The malaria parasite, Plasmodium falciparum, is spread via mosquito vectors, Anopholes spp., and vector species have differing host preferences for humans or livestock. Recent research in Odisha, India has shed light on host preference variability displayed by Anopheles. Odisha is a target for control efforts and research because almost half of all malaria cases and over a third of all malaria-related deaths in India occur here.
Penn State Postdoctoral researcher Jessica Waite and fellow scientists Sunita Swain, Penelope Lynch, S. K. Sharma, Mohammed Asrarul Haque, Jacqui Montgomery, and Matthew B. Thomas studied two vector species (An. culicifacies and An. uviatilis) in the Sundergarh district, Odisha, India in 2013-2014. They found that both species feed on cattle (33-35% bovine only blood meals), rest in cattle sheds, and opportunistically feed on humans (40-45% mixed blood meals). The majority of mosquitoes were found in cattle sheds yet most did not exclusively feed on humans or cattle, suggesting a shift in vector behavior. Further, mosquitoes feeding exclusively on humans were found resting in cattle sheds and mosquitoes feeding exclusively on cattle were found in homes.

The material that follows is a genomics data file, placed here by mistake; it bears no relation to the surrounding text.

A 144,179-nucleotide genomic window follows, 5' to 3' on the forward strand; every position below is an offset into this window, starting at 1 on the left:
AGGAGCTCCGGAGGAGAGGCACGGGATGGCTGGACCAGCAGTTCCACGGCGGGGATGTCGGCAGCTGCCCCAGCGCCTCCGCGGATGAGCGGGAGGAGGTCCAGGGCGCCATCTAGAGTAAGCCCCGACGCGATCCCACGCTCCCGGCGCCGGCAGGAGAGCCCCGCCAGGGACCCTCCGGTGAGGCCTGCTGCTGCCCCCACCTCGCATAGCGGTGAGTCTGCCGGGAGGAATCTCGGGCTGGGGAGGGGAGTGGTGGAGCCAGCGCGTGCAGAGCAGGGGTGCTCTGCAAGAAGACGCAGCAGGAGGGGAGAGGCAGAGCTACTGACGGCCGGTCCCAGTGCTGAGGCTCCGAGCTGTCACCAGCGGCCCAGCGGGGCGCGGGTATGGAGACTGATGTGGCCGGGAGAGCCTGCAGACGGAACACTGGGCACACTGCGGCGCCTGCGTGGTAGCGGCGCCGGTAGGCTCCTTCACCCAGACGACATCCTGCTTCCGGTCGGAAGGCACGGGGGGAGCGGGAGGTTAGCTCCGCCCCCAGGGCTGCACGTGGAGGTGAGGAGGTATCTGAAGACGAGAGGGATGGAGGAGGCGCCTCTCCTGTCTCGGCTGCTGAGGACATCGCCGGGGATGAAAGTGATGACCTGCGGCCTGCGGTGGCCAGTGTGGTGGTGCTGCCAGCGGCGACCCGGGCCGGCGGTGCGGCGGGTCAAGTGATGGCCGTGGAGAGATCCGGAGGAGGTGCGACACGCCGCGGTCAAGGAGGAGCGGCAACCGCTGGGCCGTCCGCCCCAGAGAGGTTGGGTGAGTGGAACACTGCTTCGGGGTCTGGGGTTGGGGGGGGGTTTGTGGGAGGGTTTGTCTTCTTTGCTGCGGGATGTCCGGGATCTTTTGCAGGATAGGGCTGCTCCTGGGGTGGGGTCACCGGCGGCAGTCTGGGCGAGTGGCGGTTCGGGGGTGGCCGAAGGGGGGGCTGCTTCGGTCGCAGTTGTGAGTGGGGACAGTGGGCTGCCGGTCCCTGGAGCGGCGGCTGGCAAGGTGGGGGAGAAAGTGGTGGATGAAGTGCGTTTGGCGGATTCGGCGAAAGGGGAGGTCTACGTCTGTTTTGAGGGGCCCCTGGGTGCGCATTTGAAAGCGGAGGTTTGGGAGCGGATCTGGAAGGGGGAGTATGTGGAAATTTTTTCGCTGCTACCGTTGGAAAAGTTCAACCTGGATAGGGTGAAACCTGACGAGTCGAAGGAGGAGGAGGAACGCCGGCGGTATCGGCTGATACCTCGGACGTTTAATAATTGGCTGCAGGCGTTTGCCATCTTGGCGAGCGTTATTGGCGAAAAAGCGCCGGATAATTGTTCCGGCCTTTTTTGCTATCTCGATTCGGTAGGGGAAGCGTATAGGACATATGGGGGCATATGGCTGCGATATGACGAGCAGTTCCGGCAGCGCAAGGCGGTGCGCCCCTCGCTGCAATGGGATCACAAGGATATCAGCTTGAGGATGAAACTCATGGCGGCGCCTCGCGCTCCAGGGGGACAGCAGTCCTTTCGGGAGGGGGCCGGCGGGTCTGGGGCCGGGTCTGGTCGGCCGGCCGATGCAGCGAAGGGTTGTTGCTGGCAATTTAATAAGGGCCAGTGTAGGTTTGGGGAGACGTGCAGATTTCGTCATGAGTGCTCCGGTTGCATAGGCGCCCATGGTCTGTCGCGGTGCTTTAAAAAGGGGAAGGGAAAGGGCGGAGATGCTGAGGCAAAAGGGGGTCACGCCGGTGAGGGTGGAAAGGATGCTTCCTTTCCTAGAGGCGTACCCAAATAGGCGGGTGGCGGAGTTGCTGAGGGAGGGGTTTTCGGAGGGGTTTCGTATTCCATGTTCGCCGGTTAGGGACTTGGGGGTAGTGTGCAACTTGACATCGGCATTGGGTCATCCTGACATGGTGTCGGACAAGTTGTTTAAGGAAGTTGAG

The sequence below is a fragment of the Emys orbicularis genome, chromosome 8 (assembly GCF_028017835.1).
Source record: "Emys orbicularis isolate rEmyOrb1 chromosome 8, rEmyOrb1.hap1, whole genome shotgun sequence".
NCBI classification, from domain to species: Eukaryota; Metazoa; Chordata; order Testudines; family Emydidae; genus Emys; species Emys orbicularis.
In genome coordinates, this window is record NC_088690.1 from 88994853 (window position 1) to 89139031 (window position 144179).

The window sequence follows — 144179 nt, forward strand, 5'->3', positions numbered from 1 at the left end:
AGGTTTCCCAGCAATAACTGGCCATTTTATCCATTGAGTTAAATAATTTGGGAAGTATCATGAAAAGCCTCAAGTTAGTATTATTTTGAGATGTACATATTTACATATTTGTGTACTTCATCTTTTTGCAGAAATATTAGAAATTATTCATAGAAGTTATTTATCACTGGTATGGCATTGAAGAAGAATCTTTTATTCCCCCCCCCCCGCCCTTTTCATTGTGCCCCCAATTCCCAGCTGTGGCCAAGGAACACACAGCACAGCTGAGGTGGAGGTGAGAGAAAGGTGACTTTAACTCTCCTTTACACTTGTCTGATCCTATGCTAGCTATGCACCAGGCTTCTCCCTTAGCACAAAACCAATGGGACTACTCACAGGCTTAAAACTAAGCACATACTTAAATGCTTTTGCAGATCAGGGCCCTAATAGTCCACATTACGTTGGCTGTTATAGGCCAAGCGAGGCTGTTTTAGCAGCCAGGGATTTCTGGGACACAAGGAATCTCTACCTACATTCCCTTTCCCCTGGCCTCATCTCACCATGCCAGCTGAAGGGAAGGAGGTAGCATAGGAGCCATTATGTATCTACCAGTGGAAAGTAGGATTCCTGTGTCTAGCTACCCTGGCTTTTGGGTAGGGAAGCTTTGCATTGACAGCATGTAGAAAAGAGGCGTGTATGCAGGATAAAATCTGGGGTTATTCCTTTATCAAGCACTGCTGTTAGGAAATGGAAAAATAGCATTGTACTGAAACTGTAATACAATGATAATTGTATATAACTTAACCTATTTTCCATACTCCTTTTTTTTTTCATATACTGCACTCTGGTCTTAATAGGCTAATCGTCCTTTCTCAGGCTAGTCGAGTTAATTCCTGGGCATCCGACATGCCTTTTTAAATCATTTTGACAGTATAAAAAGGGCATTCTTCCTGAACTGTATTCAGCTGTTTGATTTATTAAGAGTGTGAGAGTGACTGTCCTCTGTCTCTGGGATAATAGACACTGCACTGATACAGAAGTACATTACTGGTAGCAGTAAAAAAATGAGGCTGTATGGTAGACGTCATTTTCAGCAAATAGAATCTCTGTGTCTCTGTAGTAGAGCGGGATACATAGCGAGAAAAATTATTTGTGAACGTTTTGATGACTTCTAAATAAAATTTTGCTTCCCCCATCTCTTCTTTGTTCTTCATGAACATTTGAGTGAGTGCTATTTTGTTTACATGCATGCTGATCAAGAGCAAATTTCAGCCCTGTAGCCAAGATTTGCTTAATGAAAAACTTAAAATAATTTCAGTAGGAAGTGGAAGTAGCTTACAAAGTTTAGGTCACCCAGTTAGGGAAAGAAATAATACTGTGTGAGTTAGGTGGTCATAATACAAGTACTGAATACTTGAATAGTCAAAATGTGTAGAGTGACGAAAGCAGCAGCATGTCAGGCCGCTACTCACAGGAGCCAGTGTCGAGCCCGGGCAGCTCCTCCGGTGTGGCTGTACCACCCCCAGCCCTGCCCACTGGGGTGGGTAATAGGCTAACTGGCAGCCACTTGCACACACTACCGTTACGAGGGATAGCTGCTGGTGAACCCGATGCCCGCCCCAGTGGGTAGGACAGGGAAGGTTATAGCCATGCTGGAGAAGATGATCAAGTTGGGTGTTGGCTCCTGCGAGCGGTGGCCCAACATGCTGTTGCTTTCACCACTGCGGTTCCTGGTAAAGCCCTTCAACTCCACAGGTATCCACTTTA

In order to understand feeding and transmission dynamics, Waite et al. built a model to estimate the basic reproductive number (R0) of Plasmodium falciparum. They found that R0 decreased with increasing zoophily (preference for animals) because cattle blood meals do not help spread malaria. However, because conventional control measures do not account for zoophily, transmission may increase in areas where cattle are a food source and area of protection from insecticides (i.e. R0 > 1 using anthropohilic control only). Luckily, even a small amount of vector control during the zoophilic cycle will substantially decrease R0.
Overall, their models concluded diminishing returns with an increase in indoor residual spray and insecticide-treated bed nets because cattle help keep vectors alive, whereas spraying insecticide in cattle sheds would greatly decrease vector survival and thus malaria transmission. These findings are crucial to eliminating malaria in the Asia-Pacific region by WHO’s 2030 goal.
Synopsis by Ellen Brandell
Written By: Jessica L. Waite, Sunita Swain, Penelope A. Lynch, S. K. Sharma, Mohammed Asrarul Haque, Jacqui Montgomery, Matthew B. Thomas
Paper Url: http://www.nature.com/articles/srep40551
Paper Id: 10.1038/srep40551